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Daily Authority: ✨ Delivering on Magic
☕ Good morning! Welcome to March! MWC 2022 hits the second official day, with a few less front-loaded announcements, and a chance to really scour the booths and exhibitions on show here. We’re keeping the live blog updated, here.
Honor’s Magic 4 series, Magic V on show
Honor’s big launch yesterday was for its Honor Magic 4 series, with the Magic 4 Pro and the Magic 4 packing some very high-end spec sheets that match the best Android flagships so far in 2022.
- “The Honor Magic 4 Pro, launched today, aims to have the specs sheet to end all specs sheets. Its triple-lens camera system has a 64MP periscope zoom and it has a 120Hz refresh rate on a WQHD+ display. It charges at an astounding 100W both wired and wirelessly. And yes, it has the Snapdragon 8 Gen 1 under the hood.”
- It also has what Honor is saying is a third-generation LTPO OLED panel. LTPO first added adaptive refresh rates, with the second-gen dropping to lower refresh rates with more efficiency, and now the third-generation adds “high-frequency dimming,” which supposedly “causes less eye strain” in low-light environments.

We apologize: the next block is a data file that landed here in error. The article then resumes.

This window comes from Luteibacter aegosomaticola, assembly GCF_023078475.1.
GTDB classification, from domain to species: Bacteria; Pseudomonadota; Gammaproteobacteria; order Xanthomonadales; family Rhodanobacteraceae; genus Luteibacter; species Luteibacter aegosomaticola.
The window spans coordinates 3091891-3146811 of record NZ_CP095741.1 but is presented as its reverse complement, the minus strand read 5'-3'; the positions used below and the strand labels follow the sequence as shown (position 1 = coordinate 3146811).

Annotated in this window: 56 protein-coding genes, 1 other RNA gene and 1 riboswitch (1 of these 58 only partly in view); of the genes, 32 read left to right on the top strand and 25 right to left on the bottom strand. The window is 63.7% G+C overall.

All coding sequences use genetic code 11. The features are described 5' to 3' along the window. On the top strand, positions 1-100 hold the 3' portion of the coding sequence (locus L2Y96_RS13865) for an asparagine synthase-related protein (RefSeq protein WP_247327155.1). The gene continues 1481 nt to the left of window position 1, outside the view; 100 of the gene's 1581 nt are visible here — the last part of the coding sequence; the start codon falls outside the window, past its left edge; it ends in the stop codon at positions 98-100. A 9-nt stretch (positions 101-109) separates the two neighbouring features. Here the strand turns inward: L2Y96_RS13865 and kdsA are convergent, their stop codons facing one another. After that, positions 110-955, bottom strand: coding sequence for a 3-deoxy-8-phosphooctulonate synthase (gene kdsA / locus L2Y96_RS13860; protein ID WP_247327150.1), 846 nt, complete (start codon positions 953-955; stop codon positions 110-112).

- The Magic 4 cuts a few corners, including the display dropping back, losing the IP68 rating of the Pro for an IP54 rating, and a different periscope camera setup. It also loses the 100W wireless charging, but packs a bigger battery: 4,800mAh vs the 4,600mAh of the Pro.
- With the vanilla model starting at €899 (~$1,007), and the Magic 4 Pro at €1,099 (~$1,231), neither are exactly a bargain, but the parts list is as strong as you can get outside of the likes of the S22 for now.
- That said: Honor is still proving its brand in the separation from Huawei.
- And it’s not exactly bold or groundbreaking yet.
- Honor hasn’t given out a clear update policy on long-term Android and security updates.
- And on the Magic 4 series, we don’t yet know when they’ll be on sale, nor what will emerge in terms of camera quality, software, and so on.
- The real magic isn’t the hardware, but the complete package.
Honor’s foldable on show – quietly: